Welcome to the new version of CaltechAUTHORS. Login is currently restricted to library staff. If you notice any issues, please email coda@library.caltech.edu
Published October 30, 2001 | Published
Journal Article Open

Magnetic Microscopy Promises a Leap in Sensitivity and Resolution


Twenty years ago, Kirschvink argued that many paleomagnetic studies were limited by the sensitivity of the magnetometer systems then in use [Kirschvink, 1981]. He showed that sedimentary rocks could preserve detrital remanent magnetizations at levels of 10^(-14) to 10^(-15) Am^2, about 100-1000 times below the noise level of today's best superconducting (SQUID) rock magnetometers. If a more sensitive magnetometer could be built, it would dramatically expand the range and variety of rock types amenable to paleomagnetic analysis. Just such an instrument is now on the horizon: the low-temperature superconductivity (LTS) SQUID Microscope.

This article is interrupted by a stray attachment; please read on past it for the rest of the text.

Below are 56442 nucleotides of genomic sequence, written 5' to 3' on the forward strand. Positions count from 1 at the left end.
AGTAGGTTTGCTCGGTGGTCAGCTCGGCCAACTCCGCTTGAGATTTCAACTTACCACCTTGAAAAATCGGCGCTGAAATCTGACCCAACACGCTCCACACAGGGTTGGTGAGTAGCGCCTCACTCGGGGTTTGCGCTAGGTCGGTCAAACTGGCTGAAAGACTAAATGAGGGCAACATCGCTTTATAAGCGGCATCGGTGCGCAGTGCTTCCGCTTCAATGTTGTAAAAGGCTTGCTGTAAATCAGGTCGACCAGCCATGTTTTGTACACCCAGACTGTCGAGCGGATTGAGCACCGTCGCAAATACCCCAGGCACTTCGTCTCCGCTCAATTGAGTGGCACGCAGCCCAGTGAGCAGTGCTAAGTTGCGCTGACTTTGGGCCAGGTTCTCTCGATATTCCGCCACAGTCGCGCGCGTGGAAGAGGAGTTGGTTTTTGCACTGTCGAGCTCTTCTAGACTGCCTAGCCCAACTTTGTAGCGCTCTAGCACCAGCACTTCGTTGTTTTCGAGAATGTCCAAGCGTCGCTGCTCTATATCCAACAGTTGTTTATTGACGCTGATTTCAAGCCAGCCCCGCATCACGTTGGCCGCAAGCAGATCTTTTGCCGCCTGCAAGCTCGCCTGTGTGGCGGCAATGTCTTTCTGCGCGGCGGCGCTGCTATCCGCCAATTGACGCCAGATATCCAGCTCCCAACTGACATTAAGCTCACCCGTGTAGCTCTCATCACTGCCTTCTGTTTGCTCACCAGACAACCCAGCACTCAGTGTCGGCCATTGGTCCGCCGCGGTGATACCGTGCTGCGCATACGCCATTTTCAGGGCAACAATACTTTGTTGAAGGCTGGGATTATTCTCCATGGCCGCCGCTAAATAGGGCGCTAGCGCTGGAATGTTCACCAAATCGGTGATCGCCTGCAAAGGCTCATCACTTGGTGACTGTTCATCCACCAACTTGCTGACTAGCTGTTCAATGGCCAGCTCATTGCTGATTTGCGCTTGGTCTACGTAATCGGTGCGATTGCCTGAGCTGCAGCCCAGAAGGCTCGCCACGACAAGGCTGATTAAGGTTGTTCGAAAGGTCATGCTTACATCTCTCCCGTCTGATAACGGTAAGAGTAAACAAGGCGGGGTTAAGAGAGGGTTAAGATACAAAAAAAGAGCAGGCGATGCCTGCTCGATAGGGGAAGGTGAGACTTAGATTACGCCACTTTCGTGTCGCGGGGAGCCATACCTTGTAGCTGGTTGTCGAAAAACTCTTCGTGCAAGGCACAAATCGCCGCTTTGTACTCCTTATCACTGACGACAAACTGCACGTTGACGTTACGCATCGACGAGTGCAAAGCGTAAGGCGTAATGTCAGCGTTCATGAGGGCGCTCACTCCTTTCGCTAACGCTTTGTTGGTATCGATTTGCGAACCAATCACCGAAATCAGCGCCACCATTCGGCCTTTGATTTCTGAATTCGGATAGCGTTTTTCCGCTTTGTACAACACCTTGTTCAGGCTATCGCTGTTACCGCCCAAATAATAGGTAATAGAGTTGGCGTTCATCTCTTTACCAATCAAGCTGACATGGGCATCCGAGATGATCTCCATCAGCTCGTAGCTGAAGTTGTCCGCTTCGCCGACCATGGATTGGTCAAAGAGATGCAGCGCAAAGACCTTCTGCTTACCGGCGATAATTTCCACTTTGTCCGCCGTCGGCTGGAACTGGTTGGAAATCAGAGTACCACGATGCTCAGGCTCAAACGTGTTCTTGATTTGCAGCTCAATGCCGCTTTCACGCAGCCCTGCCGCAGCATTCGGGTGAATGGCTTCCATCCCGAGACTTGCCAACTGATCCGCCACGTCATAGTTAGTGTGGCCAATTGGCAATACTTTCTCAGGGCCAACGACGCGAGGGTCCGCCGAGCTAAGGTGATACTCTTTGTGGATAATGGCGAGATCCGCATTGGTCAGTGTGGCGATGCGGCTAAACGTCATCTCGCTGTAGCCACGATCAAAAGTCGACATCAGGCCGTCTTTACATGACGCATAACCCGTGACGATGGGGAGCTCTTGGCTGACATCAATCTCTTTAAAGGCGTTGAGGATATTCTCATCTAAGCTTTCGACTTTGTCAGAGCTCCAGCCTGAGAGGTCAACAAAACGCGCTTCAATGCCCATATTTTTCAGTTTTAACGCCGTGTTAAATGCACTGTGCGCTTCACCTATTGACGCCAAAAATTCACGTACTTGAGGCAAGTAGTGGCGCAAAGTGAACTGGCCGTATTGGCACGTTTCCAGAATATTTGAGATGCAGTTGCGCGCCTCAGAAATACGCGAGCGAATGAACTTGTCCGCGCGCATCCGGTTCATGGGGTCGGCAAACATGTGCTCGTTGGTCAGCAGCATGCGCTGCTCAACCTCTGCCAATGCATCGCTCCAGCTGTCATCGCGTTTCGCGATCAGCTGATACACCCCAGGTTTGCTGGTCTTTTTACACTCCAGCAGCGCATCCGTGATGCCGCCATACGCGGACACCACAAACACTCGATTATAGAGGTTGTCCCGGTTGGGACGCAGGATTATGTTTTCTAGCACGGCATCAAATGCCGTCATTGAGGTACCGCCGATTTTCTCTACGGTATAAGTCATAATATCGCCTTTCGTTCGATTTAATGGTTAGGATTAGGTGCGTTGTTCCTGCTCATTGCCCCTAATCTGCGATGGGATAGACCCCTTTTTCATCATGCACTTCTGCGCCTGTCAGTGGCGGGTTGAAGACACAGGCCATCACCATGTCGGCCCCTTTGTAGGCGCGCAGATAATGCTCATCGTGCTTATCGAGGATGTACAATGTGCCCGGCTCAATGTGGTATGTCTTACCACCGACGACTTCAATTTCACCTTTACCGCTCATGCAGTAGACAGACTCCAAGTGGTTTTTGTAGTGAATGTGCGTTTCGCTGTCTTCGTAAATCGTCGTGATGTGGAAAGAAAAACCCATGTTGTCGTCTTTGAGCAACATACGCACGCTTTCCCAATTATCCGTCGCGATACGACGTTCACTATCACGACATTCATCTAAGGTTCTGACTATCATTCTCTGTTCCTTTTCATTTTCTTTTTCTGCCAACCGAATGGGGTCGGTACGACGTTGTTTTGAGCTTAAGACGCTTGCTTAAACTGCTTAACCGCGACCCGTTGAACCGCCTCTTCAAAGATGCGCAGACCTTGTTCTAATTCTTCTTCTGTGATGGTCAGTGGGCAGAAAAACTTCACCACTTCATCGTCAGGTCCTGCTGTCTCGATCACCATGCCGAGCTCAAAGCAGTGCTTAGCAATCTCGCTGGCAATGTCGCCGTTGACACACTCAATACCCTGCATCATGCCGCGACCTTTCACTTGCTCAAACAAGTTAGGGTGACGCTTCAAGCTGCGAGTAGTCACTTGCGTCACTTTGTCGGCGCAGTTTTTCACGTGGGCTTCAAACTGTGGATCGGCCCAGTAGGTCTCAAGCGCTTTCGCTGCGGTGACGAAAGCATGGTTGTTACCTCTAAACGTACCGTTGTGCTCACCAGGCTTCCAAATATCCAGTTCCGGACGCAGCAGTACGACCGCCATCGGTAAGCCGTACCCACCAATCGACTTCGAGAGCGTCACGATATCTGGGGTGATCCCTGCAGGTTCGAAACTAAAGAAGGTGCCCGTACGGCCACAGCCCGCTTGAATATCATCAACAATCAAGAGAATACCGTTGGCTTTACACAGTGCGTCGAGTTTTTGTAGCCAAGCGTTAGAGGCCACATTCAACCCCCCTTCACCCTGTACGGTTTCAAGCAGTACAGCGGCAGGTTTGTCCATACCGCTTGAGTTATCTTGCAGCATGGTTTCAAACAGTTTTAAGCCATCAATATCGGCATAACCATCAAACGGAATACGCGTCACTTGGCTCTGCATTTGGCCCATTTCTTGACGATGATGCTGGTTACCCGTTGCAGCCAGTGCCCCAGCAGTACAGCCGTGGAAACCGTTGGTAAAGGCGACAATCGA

Additional Information

© 2001 American Geophysical Union. The development of the Vanderbilt LTS SQUID microscopes has been funded in part by grants from the National Science Foundation and the National Institutes of Health. We thank W. Goree for valuable discussions.

Attached Files

Published - Kirschvink_2001p513.pdf


Files (1.4 MB)
Name Size Download all
1.4 MB Preview Download

Additional details

August 19, 2023
October 20, 2023